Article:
Kerry-McCain Ticket "Makes So Much Sense," Prof. Ken Bode Writes in Op-Ed
March 19, 2004
March 19, 2004, Greencastle, Ind. - "The idea that John Kerry should take Republican John McCain as his running mate actually originated with an Indianapolis Star reader named Charlie Bunes," Ken Bode, Eugene S. Pulliam Distinguished Professor of Journalism at DePauw, writes in that newspaper today. "He first hatched the idea in response to a column I wrote suggesting that McCain head an investigation of corruption among war contractors. Charlie only half-liked that suggestion. He told me by e-mail that I was thinking too small. McCain, he said, could really shake things up if he were Kerry's vice president. Charlie's idea quickly moved into the cyber-sphere. Two days later, McCain was asked on ABC News: If Kerry made the offer, would you take it? McCain seemed perplexed, as if the thought had never occurred to him. Perhaps it had not. But he took the question seriously."
On that program and on the spot, Sen. McCain answered that he would indeed consider the notion of running with Kerry, who like McCain is a Navy man and Vietnam veteran. Professor Bode notes, "Imagine the incoming fire McCain took from fellow Republicans... Soon McCain's office put out a statement. The senator misspoke. He is not interested. Besides, Kerry would never take a pro-life Republican. But Charlie's idea is still ratcheting around the cable talk shows and flooding the political blogs. That is because it is so interesting and it makes so much sense."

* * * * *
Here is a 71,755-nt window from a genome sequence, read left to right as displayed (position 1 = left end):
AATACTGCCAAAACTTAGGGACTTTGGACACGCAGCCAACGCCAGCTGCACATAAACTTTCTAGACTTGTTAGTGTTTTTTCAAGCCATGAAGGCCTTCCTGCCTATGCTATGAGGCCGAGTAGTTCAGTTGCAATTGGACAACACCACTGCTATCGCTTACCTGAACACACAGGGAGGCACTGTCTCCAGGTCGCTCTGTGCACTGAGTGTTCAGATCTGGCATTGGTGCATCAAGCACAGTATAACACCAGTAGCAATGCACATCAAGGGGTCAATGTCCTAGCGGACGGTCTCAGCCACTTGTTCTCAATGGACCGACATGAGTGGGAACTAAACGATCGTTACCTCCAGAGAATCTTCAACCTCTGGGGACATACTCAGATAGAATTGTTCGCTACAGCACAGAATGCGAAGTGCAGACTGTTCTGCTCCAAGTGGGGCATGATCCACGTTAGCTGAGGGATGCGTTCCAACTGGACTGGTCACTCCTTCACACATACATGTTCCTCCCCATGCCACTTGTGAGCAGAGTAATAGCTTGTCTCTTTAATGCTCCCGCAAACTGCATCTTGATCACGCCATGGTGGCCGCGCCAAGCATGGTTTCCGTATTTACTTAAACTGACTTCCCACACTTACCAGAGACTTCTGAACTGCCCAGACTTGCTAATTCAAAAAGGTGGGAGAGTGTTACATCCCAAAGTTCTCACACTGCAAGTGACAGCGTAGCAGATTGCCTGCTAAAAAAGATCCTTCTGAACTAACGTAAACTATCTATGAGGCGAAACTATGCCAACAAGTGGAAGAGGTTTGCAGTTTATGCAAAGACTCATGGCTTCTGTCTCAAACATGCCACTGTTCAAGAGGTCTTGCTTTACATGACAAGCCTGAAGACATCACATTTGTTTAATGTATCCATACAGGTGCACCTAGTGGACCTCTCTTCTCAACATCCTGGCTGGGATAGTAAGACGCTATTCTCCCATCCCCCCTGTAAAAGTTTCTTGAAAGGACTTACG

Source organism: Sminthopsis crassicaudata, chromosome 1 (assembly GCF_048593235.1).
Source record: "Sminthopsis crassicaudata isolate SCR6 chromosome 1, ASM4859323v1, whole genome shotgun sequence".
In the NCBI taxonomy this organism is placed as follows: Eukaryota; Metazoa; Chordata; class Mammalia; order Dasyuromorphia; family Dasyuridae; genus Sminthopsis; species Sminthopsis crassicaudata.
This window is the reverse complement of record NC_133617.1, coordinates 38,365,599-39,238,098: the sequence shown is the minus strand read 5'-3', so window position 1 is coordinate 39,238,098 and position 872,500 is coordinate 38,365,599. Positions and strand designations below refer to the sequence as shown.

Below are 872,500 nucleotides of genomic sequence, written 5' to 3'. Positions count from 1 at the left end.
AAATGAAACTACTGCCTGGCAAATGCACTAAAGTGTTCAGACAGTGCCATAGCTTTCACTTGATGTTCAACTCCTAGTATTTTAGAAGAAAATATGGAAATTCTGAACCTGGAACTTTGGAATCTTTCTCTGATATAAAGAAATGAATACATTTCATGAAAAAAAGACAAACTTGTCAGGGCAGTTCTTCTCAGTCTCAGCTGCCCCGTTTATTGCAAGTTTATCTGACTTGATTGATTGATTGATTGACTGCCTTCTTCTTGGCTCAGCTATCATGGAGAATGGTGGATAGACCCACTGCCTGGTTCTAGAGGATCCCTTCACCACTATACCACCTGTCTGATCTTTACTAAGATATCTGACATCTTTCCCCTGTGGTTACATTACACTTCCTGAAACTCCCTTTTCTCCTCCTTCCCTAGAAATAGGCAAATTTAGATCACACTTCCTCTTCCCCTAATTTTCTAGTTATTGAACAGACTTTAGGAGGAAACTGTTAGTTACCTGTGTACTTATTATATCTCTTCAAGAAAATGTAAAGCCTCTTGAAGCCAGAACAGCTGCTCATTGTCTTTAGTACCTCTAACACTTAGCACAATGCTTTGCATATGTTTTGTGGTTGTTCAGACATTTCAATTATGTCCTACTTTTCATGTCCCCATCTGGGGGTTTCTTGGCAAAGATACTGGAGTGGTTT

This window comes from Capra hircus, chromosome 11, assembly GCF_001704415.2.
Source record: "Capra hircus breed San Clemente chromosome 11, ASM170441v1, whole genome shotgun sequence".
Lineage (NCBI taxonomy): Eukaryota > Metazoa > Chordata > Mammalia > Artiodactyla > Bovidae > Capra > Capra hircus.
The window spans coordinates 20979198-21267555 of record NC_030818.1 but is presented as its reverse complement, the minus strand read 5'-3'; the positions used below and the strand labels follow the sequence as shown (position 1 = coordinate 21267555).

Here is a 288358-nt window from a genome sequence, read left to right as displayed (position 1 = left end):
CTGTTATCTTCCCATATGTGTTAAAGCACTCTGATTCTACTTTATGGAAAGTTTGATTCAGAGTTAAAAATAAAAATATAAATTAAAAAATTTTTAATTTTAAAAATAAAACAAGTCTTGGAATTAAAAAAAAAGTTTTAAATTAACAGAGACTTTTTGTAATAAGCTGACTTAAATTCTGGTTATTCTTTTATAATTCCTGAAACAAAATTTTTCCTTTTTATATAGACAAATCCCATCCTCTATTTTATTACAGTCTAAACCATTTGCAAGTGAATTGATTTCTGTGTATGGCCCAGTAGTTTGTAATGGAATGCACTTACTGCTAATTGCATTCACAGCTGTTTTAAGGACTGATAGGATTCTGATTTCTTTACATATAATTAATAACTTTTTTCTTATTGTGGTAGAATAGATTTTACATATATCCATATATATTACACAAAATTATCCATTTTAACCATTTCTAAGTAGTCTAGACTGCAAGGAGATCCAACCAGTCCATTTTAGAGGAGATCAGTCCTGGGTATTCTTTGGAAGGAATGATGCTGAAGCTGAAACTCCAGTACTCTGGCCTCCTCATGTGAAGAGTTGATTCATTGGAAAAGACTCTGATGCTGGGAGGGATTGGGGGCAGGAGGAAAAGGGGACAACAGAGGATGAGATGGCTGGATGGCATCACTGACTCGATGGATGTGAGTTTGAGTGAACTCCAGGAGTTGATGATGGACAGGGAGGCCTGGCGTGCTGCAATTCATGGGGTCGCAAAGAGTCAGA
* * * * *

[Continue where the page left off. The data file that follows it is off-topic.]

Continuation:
In his latest op-ed, Bode, nationally recognized as a political analyst for CNN, NBC and PBS, asserts, "Kerry-McCain is Karl Rove's worst nightmare. In 2000, for as long as he was in the race, McCain demonstrated a powerful appeal for independents... Outside Iowa, New Hampshire and a few other states, most Americans have no firm footing about who Kerry is. Rove's purpose is to define Kerry before he can define himself. So they are attacking his strengths, his military and foreign policy record, his national security credentials. Make his strength a weakness. In campaigns like this, each party secures its own base and Independents become the swing voters. McCain reshuffles Rove's deck. Others that might like a Kerry-McCain pairing are the millions of young voters entering the system for the first time, along with those newcomers to politics that Howard Dean found on the Internet."
You can read the complete column at College News.org.
Ken Bode's other recent op-eds on Campaign 2004 can be accessed by clicking here, here, here, here, here, here and here. Joe Trippi, who managed Howard Dean's unsuccessful run for the White House, commented on a possible Kerry-McCain ticket during his Crain Lecture at DePauw earlier this week. Read more, and access audio clips, by clicking here.
Source: Indianapolis StarBack